Jeff Heikke, President of Precision Aerospace Products LLC, the parent company of C&S, made the decision to relocate to the Fort Worth market due to the fast growing business expansion C&S is experiencing. Mr. Heikke wanted to grow the C&S operation in a market familiar with aerospace. Jeff Heikke states, “C&S has had a long history in California. We look forward to the aerospace resources the Fort Worth market offers along with a lower cost of living for our employees and greater flexibility in our day to day operations.”

Buddy Tobin is the VP/General Manager of C&S Propeller and a native Texan. Mr. Tobin’s management is leading C&S’s success and growth. Tobin acknowledges, “C&S is a world leader in the maintenance and repair of this very important and complex propulsion system on the C130 ‘Herc’ fleet. And our success is due to employing the best and brightest airframe and power plant technicians. We are looking forward to settling in quickly and getting down to business in our new home.”

The C&S move to Fort Worth culminated in a partnership approach by C&S and the local Chamber of Commerce along with their economic development council.

David Berzina is executive vice president of economic development for the Fort Worth Chamber of Commerce. He is thrilled to see C&S becoming Fort Worth’s latest member of this iconic industry. “Fort Worth’s aviation history dates back to 1911, and we are now home to hundreds of major aviation companies and related vendors who supply everything necessary to get the aircraft off the ground,” he said. “C&S Propeller will greatly benefit from close proximity to these companies, as well as from having access to a highly skilled workforce that is partially composed of former military personnel with expertise in engineering and avionics. The company’s presence in this strong aviation community will also support its future growth initiatives.”

Betsy Price, Fort Worth’s Mayor, is also very pleased to see her city’s portfolio of aerospace based companies growing with the inclusion of C&S. “C&S Propeller is a welcome addition to Fort Worth’s prestigious roster of aviation and aerospace companies,” said Mayor Price. “Our pro-business environment, strong economy, low cost of living, and highly skilled workforce continues to attract companies from California who want to maximize operational efficiencies and reduce costs, without compromising on the high quality of life desired by their employees.”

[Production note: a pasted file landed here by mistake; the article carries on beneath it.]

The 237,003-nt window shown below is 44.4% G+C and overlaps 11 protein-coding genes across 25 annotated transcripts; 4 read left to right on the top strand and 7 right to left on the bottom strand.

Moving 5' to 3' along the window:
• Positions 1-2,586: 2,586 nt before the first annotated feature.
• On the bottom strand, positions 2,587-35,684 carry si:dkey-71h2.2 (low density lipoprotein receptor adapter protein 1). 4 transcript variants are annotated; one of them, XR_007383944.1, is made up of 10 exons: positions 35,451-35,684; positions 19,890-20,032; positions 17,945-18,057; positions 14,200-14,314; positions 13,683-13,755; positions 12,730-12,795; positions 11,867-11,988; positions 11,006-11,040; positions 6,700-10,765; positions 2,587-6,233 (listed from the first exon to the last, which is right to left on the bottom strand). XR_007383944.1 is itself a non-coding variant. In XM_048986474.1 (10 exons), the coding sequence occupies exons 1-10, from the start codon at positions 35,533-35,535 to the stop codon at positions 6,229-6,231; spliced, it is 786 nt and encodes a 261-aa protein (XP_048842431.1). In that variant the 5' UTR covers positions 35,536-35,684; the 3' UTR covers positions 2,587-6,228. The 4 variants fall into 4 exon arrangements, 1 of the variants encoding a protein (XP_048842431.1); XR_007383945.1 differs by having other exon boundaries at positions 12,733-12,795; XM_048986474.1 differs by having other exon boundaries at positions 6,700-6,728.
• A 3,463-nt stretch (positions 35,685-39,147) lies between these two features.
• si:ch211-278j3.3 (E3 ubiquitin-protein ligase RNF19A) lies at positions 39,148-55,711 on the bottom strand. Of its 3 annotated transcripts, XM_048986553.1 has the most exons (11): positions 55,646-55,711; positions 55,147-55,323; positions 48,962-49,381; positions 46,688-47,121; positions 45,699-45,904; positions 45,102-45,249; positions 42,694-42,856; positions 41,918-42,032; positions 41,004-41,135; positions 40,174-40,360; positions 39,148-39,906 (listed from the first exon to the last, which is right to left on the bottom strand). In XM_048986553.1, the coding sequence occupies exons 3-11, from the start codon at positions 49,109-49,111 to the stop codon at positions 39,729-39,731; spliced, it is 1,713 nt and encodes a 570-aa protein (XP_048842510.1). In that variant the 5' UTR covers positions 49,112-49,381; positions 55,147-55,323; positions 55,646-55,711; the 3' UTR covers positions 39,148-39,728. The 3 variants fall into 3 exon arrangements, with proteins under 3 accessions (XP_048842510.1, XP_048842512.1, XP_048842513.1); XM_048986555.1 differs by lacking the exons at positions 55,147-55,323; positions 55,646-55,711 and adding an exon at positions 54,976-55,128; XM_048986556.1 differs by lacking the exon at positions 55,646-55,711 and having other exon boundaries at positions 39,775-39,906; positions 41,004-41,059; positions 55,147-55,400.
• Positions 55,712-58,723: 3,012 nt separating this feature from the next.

As of this release, C&S has signed a long term lease agreement on its new facility in the Southern area of Fort Worth. The new facility will occupy 18,000 square feet of manufacturing and office space.

New Production Supervisor Joins C&S Propeller

C&S Propeller is pleased to announce the appointment of Robert Kirk to the position of Production Supervisor.  With over 14 years on-the-wing and intermediate level maintenance experience on 54H60 propellers, Mr. Kirk will play a key role in C&S Propeller’s success as the company moves to it’s new Texas facility.

Mr. Kirk served on active duty as a jet engine mechanic in the U.S. Navy for 11 years before transitioning to the reserves where he worked primarily on the P-3 Orion aircraft as a Quality Assurance Inspector.  During active duty he served as the Production Supervisor of the valve housing and pump housing work center before taking over as the T-56 engine module overhaul Production Supervisor.

While completing his Bachelor’s degree in Engineering, Mr. Kirk will utilize his Lean 6 Sigma Green Belt certification to aide in improving C&S Propeller’s quality and production efficiencies.

Buddy Tobin Named C&S General Manager

Buddy Tobin has been named General Manager of C&S Propeller.Buddy Tobin C&S GM

Mr. Tobin brings extensive aerospace experience with nine years in senior management, overseeing Airframe Modification Programs for multiple repair stations. Beginning as an Airframe and Powerplant Mechanic with advancing levels of responsibility in the aerospace field, he has lead efforts in certifying and running FAA Part 145 Repair Stations and PMA facilities. His technical experience & proven management record provides C&S with dynamic leadership in propelling the company forward to stronger performance on the path of growth.

Buddy Tobin earned a Bachelors Degree in Aviation Maintenance Management, is a certified Project Management Professional, holds an FAA Airframe and Powerplant Mechanic Certificate with Inspection Authorization, and is a Commercial Multi Engine Instrument Rated Pilot.